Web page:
ASB Waterfront Theatre, 138 Halsey St, Wynyard Quarter, Auckland

17/08/2017 - 30/08/2017

Production Details



A radiant and rollicking new comedy from award-winning British playwright Jessica Swale is opening at the ASB Waterfront Theatre in August, as part of Auckland Theatre Company’s stellar 2017 mainstage season.

The winner of the 2016 Olivier Award for Best New Comedy, Nell Gwynn will be directed by Artistic Director Colin McColl and performed by a spectacular cast that includes Claire Chitham (Shortland Street, Outrageous Fortune) in the titular role.

It’s London in 1660. The Puritans and their grey cloud have gone and theatre is all the rage once more. There’s also a new fad; putting a woman, an ‘actor-ess’, on the ordinarily all male-stage. When The King’s Company at Drury Lane casts the pretty, witty orange seller Nell Gwynn as its first leading lady, Charles is immediately smitten. Having captured the heart of her King, the unlikely heroine takes her country by storm and becomes a 17th century media sensation.

Starring alongside Chitham is a lineup of some of the best in the business including Mark Hadlow (The Hobbit, King Kong, Fagon) Alison Bruce (Sons, Angels in America, The Almighty Johsnons), Andrew Grainger (Billy Elliot the Musical, Lysistrata, Once on Chunuk Bair, Jesus Christ Superstar), Tim Balme (The Almighty Johnsons, Horseplay, Nothing Trivial), Roy Ward (Guys and Dolls, Dirty Laundry, The Brokenwood Mysteries) Hera Dunleavy (To Kill A Mockingbird, The Curious Incident of the Dog in the Night-Time, Other Desert Cities) and Byron Coll (Amadeus, Little Shop of Horrors, Ladykillers).

Vida Gibson (Power Rangers, Shabbat Shalom) and Samuel Austin (Mother Courage, Aristarkh) will be making their Auckland Theatre Company debut.

This will be the twenty-second production on which Colin McColl and costume designer Elizabeth Whiting have worked together, this time recreating the luxurious and titillating lives of Londoners in 1660.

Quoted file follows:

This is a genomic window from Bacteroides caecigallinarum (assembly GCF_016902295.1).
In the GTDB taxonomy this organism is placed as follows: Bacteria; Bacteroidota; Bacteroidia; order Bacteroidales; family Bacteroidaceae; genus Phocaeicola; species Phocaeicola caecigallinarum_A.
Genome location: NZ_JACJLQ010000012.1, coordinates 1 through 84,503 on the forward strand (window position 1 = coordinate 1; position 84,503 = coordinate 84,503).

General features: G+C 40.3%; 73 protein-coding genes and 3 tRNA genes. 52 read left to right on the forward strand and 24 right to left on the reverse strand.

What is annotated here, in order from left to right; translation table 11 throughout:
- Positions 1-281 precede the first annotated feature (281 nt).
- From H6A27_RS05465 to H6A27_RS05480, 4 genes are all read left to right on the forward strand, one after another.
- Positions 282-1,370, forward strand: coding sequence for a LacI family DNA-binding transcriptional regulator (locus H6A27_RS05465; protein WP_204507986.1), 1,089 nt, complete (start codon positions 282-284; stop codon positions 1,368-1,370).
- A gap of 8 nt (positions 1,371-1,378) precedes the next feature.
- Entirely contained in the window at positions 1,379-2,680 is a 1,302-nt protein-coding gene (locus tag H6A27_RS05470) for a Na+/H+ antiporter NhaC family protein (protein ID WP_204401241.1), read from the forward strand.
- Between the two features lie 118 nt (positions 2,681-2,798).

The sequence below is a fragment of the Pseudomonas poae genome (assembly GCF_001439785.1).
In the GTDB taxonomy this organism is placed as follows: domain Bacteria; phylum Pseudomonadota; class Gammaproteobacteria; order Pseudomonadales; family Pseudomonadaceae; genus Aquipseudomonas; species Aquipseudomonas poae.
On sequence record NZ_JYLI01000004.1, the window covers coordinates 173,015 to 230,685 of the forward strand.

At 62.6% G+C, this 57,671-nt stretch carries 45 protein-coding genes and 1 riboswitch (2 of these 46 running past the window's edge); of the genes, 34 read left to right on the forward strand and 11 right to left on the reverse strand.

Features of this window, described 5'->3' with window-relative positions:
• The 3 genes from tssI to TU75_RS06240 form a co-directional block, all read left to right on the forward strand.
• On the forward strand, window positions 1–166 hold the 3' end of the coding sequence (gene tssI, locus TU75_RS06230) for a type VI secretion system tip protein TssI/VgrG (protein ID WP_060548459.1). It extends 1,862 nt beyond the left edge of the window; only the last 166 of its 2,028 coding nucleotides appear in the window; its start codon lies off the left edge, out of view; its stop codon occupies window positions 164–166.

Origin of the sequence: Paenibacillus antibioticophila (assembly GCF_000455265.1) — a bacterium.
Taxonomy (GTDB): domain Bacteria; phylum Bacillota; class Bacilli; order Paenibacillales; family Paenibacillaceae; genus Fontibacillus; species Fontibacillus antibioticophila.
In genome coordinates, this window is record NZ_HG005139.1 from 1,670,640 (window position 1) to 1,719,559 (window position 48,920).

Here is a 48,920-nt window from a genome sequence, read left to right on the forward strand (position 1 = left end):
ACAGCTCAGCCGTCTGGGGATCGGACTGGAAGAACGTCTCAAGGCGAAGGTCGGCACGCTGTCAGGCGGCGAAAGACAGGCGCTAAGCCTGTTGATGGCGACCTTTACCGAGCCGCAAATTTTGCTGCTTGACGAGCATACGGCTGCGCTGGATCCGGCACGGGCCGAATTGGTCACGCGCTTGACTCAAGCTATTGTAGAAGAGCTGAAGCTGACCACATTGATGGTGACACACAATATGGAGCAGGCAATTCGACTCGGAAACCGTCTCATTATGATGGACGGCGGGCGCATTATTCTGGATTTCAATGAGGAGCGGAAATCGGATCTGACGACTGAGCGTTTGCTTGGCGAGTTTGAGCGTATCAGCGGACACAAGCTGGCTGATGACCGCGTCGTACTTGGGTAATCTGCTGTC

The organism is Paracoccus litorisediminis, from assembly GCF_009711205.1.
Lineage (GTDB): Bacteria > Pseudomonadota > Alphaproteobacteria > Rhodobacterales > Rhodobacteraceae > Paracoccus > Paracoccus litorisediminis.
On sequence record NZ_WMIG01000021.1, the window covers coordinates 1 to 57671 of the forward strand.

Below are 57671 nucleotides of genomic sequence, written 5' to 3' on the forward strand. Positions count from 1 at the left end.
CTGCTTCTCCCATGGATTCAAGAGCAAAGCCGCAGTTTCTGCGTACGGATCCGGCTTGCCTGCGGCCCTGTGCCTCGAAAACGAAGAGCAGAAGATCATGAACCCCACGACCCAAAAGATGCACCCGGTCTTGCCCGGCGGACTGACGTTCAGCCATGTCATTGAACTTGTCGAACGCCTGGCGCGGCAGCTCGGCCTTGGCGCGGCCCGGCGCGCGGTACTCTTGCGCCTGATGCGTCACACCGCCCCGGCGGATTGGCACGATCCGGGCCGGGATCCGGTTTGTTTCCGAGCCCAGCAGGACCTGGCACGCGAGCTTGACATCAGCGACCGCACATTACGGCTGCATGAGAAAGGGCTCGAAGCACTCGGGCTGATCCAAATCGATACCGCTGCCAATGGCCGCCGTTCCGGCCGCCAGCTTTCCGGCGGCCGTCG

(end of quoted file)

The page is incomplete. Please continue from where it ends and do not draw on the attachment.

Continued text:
The power duo from Billy Elliot the Musical, musical director John Gibson (Amadeus, Chicago) and choreographer Malia Johnston (Rushes, Meremere), will direct the music and movement.

Jessica Swale’s brilliant, bawdy and bodacious new work about theatre’s most legendary love affair is a love-letter to theatre itself and a celebration of the cheerful chaos involved in putting on a play.

If you loved the sell-out season of Anne Boleyn, get ready for another riotous night at the theatre.

ASB Waterfront Theatre in Wynyard Quarter
15 & 16 August – Previews
17 – 30 August 2017
Booking info: or 09 309 3395 

Claire Chitham:  Nell Gwynn
Tim Balme:  King Charles II
Mark Hadlow:  Lord Arlington/John Dryden
Byron Coll:  Edward Kynaston
Hera Dunleavy:  Nancy/Queen Catherine
Alison Bruce:  Lady Castlemaine/Louise De Keroualle/Old Ma Gwynn
Andrew Grainger:  Charles Hart
Roy Ward:  Thomas Killigrew
Samuel Austin:  Ned Spiggett/William
Vida Gibson:  Rose Gwynn/Servant 

Director: Colin McColl
Set design: Rachael Walker
Costume design: Elizabeth Whiting
Lighting design: Jo Kilgour
Musical director: John Gibson
Choreographer: Malia Johnston  

Theatre , Musical ,

Restoration comedy triumph of superb acting

Review by Janet McAllister 21st Aug 2017

This Auckland Theatre Company production of a 21st century Restoration comedy is a triumph of superb acting, design and wit.  

UK playwright Jessica Swale uses the story of Nell Gwynn – an early actress turned royal mistress – to muse on the position of women and theatre itself (an escape from “wretched, drivel-filled lives”).

Colin McColl’s direction brings out much of the script’s innate humour. Actors are “athletes of the imagination”, intones delightful scene-stealer Byron Coll as pompous thespian Edward. [More]


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The Rebirth of the Theatre

Review by James Wenley 21st Aug 2017

Of the many great responses from liberal tweeters commenting on the backlash to Jodie Whittaker’s casting as the thirteenth Doctor, my favourite was from playwright Dan Rebellato:  

AUDIENCE MEMBER runs from theatre.
PASSER-BY: What ails you sir?
MEMBER: ’Sblood, they have a WOMAN playing DESDEMONA.

That woman is believed to be Anne Marshall, who played Desdemona in the first English production to feature professional female actors on 8 December 1660. The playhouses had reopened for the first time in 18 years following the end of puritan government and the restoration of King Charles II earlier that year. (That would be like shutting down cinemas and Netflix for two decades… Imagine what that must have been like after such a long absence!). The public flocked back, but it wasn’t quite like it had been before. Charles bought new tastes from his time spent in French exile, including… women playing women.

In Nell Gwynn we see the very sort of scene described in Rebellato’s tweet. A woman on the stage? The death of the theatre splutters Edward Kynaston, a self-important actor specialising in female impersonation. Played with wonderfully anxious bile by Byron Coll … [More].


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Boisterous entertainment’s droll banter punctuated with philosophical inquiry and genuine pathos

Review by Nik Smythe 18th Aug 2017